Nightmares on Crib Sheets

My earliest memories involve nightmares. Waking up screaming and sweating, waiting to be rescued by my mother in her nightgown or my father rubbing his eyes.

Most nights they would take me back to bed with them, or my mother would sing to me or my Dad would scratch my back.

The nightmares persisted, almost every night for five years. Eventually the nightmares became less. I started sleep-walking instead. Once I sleepwalked to the staircase and tumbled all the way down. I woke up bleeding from the head and totally confused. But most of the time I just woke up in the bathroom or on the bedroom floor. There was nothing worse, though, then the nightmares. I had a recurring fear of skinny objects. A phobia. In my dreams toothpicks had legs and they were all marching side by side, thousands of them, kind of like that scene with the broomsticks in Fantasia.

I hadn't thought about my nightmares in forever. Not until Archer started waking up screaming. Standing in his crib, holding open his curtains, staring out the window like he was watching something horrific. Sweating and shaking-- totally inconsolable.

This has been going on, now, for the last few nights and I don't know what to do. I wish I knew what the dreams were about but he cannot tell me. He just screams and shakes and I do what my parents did for me, rub his back, sing to him...

The ants go marching one by one, hoorah.

...Until he falls back asleep, up against me on the couch or in bed.

Like right now. His little head on my lap as I type this from the safety of our couch, where nightmares cannot reach him for whatever reason.

I remember feeling so safe between my parents, like nothing could touch or harm me. Like everything was going to be okay. I knew that Boogie-men couldn't reach me and there was no such thing as monsters under my parent's bed. Not even marching skinny toothpicks could find their way back into my subconscious.

In many ways I still believe that-- that when something scary happens, or upsetting, that I can just run away to my parent's house. That they will take care of me. Protect me from boogie-men or the scary things in life. The complexities. The fears of having so much responsibility, of feeling unprepared for domestic life-- for marriage and motherhood and being an adult. Waking life can be just as scary, just as out-of-control as nightmares. Sometimes even worse. The inner-demons we wrestle with in our waking life cannot be killed with a lullaby or a parent's warm embrace.

I look at Archer, asleep in my lap and I think, "I am his safety. Nightmares do not reach him here." But one day they will. One day he will wake up a man. And his nightmares will all but be forgotten, the tremors of real life taking their place, and he will come to me for safety and suddenly realize that the only person who can protect him from his fears and chase away the boogie-men is himself. That growing up means having to sleep alone sometimes, with bad dreams and the ominous shadows that filter in through open windows.

And he will want so badly to lie beside me, to believe me when I say, "everything is going to be okay" and so will I. Because a parent wants nothing more than for their child to be happy. To sleep soundly. But a parent can only do so much.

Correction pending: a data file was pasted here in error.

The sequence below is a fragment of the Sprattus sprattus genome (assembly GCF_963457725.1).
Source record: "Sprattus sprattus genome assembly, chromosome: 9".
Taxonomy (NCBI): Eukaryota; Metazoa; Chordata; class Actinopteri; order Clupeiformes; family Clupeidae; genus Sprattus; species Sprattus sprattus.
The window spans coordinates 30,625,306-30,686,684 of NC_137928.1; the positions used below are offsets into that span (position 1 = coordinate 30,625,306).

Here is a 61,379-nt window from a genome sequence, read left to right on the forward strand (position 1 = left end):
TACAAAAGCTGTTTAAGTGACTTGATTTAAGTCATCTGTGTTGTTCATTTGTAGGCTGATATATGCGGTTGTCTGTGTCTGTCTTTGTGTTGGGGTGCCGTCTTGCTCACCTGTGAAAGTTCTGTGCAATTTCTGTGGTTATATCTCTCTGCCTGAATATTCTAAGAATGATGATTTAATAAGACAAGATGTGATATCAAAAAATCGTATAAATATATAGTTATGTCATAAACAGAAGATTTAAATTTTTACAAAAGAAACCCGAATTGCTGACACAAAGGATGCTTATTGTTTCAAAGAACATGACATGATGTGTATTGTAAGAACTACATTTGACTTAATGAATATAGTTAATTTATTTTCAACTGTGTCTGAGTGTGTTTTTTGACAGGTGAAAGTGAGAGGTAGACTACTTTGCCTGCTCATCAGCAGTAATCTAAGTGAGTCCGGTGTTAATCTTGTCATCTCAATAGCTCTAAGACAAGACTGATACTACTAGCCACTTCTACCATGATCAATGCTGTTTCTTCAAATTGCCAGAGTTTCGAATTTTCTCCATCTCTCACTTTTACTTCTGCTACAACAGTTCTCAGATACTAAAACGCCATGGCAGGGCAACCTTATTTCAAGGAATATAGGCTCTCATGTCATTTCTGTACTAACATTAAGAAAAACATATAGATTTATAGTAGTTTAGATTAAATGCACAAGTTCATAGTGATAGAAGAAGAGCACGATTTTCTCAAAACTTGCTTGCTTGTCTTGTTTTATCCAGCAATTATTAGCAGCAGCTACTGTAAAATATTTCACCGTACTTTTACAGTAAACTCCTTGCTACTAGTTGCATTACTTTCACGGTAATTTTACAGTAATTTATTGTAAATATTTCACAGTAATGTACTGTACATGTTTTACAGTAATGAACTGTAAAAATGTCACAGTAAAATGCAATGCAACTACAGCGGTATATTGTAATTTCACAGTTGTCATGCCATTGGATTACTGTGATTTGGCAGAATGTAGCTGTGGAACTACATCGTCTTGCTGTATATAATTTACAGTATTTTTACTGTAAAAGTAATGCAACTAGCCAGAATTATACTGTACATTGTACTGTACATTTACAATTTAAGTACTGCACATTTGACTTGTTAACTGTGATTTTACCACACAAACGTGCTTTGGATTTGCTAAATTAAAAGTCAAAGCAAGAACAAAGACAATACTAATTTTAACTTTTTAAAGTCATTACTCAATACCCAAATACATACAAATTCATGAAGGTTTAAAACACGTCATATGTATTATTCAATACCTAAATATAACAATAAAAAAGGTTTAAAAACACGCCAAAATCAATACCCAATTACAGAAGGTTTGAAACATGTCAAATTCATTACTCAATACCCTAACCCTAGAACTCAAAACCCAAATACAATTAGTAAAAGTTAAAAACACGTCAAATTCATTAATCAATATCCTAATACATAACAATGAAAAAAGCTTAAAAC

No matter how much we want to chase away our children's nightmares, protect them from heartache, from their inner-demons, we are powerless. There will come a point when we cannot bring our babies to bed with us to stop the crying.

It has been difficult for me to come to recognize this about myself-- that knocking on my parent's door in the middle of the night will not make my boogie-men go away. Because I'm not the child anymore. I am the parent. I cannot seek protection, I must protect. I am the safety. I'm the one who opens the door.

I have the answers. Somewhere in here.


cross-posted @ Straight From the Bottle


Anonymous | 5:37 AM

Aidan was a little older than Archer when he started having nightmares- I think he was about 3, maybe 2.5... But what we did together before putting him to bed was do a little chant. I would say the words and he would echo them in a loud commanding voice: I won't have bad dreams! (he'd echo) Never Never Never (he'd echo) I am stronger than the dreams (he'd echo) I won't let you come (he'd echo) etc... We had fun with it too, and would make jokes in there and all sorts of stuff.

IN the end we made up this song kind of thing that went something like this: Bad dreams with a line through it- good dreams green circles around it- rainbows and bubble gum, Bad dreams Nay, good dreams Yay, Good Dreeeeeaaaaaammmmms!

It's way better when you sing it istead of reading it. Haha.

Anyway, it worked for him. Even still sometimes he asks to sing it together before bed and he will be 7 this september.

Sorry to hear Archer is being tormented by the nightmares. That really sucks, and I know it's so brutal to be watching the fear and not being able to take it away.

But he can get rid of it. With your help.

kittenpie | 6:33 AM

ON the plus side, dreams and nightmares come with the advent of imagination - and it's clear there is plenty of creativity in your family. On the minus side, of course, are the wakings and the awful feeling of seeing your child totally freaking out. Pumpkinpie has had some doozies, but fortunately they are sporadic. There have been weeks, though, where it was pretty consistent for several nights before they went away for a few months. Hopefully Archer will follow that pattern instead of your nightly one!